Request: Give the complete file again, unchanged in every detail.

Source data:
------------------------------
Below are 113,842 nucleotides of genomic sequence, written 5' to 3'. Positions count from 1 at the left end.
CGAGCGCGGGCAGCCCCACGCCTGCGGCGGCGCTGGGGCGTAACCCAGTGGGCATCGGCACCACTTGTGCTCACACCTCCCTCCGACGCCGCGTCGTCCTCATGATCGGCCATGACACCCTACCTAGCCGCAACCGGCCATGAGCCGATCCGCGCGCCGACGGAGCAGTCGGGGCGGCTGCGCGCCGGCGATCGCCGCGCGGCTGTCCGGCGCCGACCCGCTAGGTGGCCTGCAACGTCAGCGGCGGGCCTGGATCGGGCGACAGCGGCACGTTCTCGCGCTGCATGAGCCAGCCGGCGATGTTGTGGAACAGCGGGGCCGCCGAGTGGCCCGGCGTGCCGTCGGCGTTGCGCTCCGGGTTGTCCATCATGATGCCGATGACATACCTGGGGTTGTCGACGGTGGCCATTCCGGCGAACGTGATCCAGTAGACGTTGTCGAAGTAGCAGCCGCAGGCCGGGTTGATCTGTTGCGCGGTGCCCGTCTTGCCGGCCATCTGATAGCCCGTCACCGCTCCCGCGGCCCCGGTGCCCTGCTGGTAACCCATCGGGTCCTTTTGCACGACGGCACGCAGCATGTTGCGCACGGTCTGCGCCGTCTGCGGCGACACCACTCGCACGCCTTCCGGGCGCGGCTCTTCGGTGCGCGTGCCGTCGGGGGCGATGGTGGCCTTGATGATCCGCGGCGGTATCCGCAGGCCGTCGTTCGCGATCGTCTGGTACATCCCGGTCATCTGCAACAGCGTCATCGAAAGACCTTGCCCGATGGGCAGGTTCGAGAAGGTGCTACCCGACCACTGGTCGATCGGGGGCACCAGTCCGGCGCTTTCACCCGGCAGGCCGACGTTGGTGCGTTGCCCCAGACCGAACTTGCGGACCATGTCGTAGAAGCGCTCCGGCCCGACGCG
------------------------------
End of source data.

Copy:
Below are 113,842 nucleotides of genomic sequence, written 5' to 3'. Positions count from 1 at the left end.
CGAGCGCGGGCAGCCCCACGCCTGCGGCGGCGCTGGGGCGTAACCCAGTGGGCATCGGCACCACTTGTGCTCACACCTCCCTCCGACGCCGCGTCGTCCTCATGATCGGCCATGACACCCTACCTAGCCGCAACCGGCCATGAGCCGATCCGCGCGCCGACGGAGCAGTCGGGGCGGCTGCGCGCCGGCGATCGCCGCGCGGCTGTCCGGCGCCGACCCGCTAGGTGGCCTGCAACGTCAGCGGCGGGCCTGGATCGGGCGACAGCGGCACGTTCTCGCGCTGCATGAGCCAGCCGGCGATGTTGTGGAACAGCGGGGCCGCCGAGTGGCCCGGCGTGCCGTCGGCGTTGCGCTCCGGGTTGTCCATCATGATGCCGATGACATACCTGGGGTTGTCGACGGTGGCCATTCCGGCGAACGTGATCCAGTAGACGTTGTCGAAGTAGCAGCCGCAGGCCGGGTTGATCTGTTGCGCGGTGCCCGTCTTGCCGGCCATCTGATAGCCCGTCACCGCTCCCGCGGCCCCGGTGCCCTGCTGGTAACCCATCGGGTCCTTTTGCACGACGGCACGCAGCATGTTGCGCACGGTCTGCGCCGTCTGCGGCGACACCACTCGCACGCCTTCCGGGCGCGGCTCTTCGGTGCGCGTGCCGTCGGGGGCGATGGTGGCCTTGATGATCCGCGGCGGTATCCGCAGGCCGTCGTTCGCGATCGTCTGGTACATCCCGGTCATCTGCAACAGCGTCATCGAAAGACCTTGCCCGATGGGCAGGTTCGAGAAGGTGCTACCCGACCACTGGTCGATCGGGGGCACCAGTCCGGCGCTTTCACCCGGCAGGCCGACGTTGGTGCGTTGCCCCAGACCGAACTTGCGGACCATGTCGTAGAAGCGCTCCGGCCCGACGCG